(Bloomberg) — President Donald Trump supports Medicare drug price negotiations, his spokesman said Tuesday, remarks that sent pharmaceutical stocks swinging again as investors tried to assess whether drugmakers will be forced into bidding wars for government business.
“He’s for it, yes,” White House spokesman Sean Spicer said at a press briefing in response to a question asking to clarify Trump’s position on the matter.
Trump has given conflicting signals in the past weeks on whether he would let the government intervene directly in drug prices to reduce health care costs. The Medicare program for the elderly is the biggest purchaser of health services in the country, and bidding for its business could have a major impact on Big Pharma’s profits. Unlike most countries in the world, the U.S. doesn’t directly regulate medicine prices, and drugmakers have strongly resisted it.
“The easier way to look at this is to look at what other countries have done: Negotiating costs to keep those down,” Spicer said at the briefing. The rising costs of health care and prescription drugs are a “huge burden” on seniors, he said.
The Nasdaq Biotechnology Index fell as much as 0.8 percent in the moments after Spicer’s remarks. The gauge pared the decline and was down 0.4 percent at the New York close. The Standard & Poor’s 500 Health Care Sector Index was little changed.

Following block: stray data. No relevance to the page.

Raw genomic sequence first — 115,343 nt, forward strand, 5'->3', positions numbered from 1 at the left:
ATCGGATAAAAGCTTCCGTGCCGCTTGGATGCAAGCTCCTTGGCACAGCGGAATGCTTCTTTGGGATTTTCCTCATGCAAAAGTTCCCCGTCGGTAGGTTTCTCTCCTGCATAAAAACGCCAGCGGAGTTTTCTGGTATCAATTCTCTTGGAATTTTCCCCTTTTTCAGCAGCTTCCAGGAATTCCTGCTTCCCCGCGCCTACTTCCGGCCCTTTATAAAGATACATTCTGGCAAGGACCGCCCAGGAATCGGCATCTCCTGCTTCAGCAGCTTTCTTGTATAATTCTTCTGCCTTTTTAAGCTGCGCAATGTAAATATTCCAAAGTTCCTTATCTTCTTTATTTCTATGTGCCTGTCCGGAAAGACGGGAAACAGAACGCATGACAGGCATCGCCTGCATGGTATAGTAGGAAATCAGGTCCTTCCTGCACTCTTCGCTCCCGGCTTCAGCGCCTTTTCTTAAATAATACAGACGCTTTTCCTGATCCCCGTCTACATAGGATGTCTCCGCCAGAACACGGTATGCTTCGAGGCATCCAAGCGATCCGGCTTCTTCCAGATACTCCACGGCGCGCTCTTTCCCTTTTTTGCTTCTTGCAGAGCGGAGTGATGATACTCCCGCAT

Spicer’s comments took investors by surprise because Trump appeared to have backed down from the idea last week after a meeting at the White House with top pharmaceutical CEOs. Although the president said at the time that competition was key to lowering drug prices, which he called “astronomical,” he also added that he was against price fixing.
“My new thing is going to be pharma, because we pay too much,” Trump said in a Fox News interview that aired Tuesday night. “We are the largest drug purchaser in the world, and they don’t negotiate.”
The Pharmaceutical Research and Manufacturers of America lobbying group declined to comment on Spicer’s remarks.
Pharmaceuticals stocks had plunged last month when Trump, then president-elect, made a surprise attack against the industry and suggested price negotiating to save the government billions of dollars. Until then, drugmakers had seen the businessman-turned-president as a friend of the industry.
Trump also has made conflicting comments about how and when he plans to replace Obamacare, whose dismantling was one of his campaign’s top priorities. The president said Sunday that the process to come up with a replacement for the Affordable Care Act health insurance programs could stretch into next year, a longer period then he previously indicated. Republican lawmakers are facing major challenges to undoing the ACA, which has brought coverage to 20 million people since it passed in 2010.
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